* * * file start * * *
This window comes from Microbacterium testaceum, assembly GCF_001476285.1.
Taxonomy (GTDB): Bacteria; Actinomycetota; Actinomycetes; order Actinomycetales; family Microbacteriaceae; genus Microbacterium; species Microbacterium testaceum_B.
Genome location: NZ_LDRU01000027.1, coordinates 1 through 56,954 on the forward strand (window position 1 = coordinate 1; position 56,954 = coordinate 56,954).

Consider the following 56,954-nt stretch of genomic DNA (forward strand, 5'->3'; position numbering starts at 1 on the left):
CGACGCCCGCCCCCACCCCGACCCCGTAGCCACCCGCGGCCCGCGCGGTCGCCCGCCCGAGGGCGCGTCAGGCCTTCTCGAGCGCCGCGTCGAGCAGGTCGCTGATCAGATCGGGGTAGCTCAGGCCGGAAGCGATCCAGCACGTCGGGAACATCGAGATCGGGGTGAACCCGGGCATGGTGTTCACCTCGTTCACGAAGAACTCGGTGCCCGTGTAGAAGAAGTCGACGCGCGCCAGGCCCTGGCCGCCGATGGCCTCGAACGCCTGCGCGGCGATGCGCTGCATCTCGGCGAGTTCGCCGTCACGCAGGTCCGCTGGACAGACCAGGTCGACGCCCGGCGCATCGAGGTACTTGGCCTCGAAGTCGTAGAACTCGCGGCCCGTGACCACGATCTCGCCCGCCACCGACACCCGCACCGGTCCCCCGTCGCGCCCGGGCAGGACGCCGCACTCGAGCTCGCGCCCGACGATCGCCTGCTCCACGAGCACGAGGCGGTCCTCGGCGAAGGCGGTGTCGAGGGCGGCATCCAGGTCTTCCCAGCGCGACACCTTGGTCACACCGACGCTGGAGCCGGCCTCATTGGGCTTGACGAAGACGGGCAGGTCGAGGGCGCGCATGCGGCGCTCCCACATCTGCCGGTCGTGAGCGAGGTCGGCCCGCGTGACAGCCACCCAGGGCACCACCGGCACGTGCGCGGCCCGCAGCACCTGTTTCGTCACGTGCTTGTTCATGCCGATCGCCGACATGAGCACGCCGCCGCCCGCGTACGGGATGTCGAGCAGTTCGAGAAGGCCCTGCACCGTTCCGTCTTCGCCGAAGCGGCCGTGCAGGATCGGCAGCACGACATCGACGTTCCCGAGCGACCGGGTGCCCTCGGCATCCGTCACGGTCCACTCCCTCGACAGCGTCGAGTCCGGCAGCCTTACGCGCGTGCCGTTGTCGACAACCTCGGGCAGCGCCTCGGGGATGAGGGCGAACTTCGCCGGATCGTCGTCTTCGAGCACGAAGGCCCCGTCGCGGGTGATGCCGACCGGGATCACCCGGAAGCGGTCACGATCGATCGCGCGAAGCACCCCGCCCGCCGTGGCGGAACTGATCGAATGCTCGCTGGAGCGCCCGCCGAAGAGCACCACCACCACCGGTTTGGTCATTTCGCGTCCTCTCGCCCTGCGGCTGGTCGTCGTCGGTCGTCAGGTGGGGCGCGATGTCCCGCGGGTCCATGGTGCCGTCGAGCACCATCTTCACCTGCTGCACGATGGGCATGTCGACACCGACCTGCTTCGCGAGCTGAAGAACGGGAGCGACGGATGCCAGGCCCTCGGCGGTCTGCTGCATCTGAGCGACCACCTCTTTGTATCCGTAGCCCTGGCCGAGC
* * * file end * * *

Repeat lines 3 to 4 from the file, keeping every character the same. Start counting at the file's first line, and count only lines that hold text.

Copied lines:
Genome location: NZ_LDRU01000027.1, coordinates 1 through 56,954 on the forward strand (window position 1 = coordinate 1; position 56,954 = coordinate 56,954).

Consider the following 56,954-nt stretch of genomic DNA (forward strand, 5'->3'; position numbering starts at 1 on the left):